I didn’t know this. Did you? I was struck. I rarely hear about the native tribes of Portland and the surrounding areas and I even more rarely see dance representing these cultures. I feel weird about this. I can’t go back to not knowing. In fact, this information made me want to learn more about Native American dance artists in Oregon and beyond, and recently, I did.

This past Sunday, I attended the Alembic artist performance at Performance Works NorthWest, where choreographer Olivia Camfield, a resident artists and a Muscogee Creek Tribal member from Texas Hill Country, choreographed and performed a powerful contemporary piece about indigenous people reclaiming their narratives. She welcomed everyone with this statement, a reminder to be respectful when we’re visiting someone else’s territory.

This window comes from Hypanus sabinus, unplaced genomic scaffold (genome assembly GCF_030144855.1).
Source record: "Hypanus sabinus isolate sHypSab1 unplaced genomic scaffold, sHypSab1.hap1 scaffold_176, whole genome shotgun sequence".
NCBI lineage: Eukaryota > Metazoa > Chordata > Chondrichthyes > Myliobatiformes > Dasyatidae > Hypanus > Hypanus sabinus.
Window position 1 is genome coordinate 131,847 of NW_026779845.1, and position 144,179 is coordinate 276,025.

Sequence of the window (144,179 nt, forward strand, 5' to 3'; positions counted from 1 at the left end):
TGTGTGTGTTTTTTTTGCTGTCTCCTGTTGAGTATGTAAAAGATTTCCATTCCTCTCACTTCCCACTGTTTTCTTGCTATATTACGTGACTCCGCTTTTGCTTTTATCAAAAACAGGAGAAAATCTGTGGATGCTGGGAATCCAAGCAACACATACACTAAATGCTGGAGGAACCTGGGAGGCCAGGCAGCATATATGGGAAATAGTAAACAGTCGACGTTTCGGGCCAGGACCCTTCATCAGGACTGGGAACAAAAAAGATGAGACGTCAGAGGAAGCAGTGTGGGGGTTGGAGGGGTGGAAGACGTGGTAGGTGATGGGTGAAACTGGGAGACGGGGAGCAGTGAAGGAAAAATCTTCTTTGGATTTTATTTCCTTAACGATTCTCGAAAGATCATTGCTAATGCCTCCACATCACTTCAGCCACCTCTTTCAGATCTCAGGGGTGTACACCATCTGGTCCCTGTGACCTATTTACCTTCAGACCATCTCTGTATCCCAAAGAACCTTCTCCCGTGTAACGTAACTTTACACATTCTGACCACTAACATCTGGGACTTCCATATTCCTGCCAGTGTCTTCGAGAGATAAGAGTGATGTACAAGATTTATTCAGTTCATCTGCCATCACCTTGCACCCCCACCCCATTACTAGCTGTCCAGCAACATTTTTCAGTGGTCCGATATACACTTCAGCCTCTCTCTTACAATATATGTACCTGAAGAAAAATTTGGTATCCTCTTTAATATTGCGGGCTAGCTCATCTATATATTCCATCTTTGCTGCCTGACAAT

“Hensci (hello), estonko (how are you), Olivia Cvhocefkv Tos (my name is Olivia). I come from the Muscogee Creek nation of Oklahoma. Originally we come from the southeastern region of this continent. I would like to acknowledge that I am a visitor here today and in the spirit of reciprocity, I would like to bring medicine and movement prayer to this land and the people of it. These nations include the Multnomah, Kathlamet, Clackamas, Tumwater, Watlala Bands of the Chinook, the Tualatin Kalapuya, and many other indigenous nations of the Columbia River valley region. I would like y’all to acknowledge whether you are a settler occupier of this stolen land, an indigenous visitor, or you are of this land and this is your ancestral territory. I would like to ask to come here and be in a good way and walk this land as a caretaker and a medicine giver. I would like y’all to do the same, be here in a way that is respectful and honorable to the people and spirits who have taken care of this land since time immemorial. Mvto (thank you).”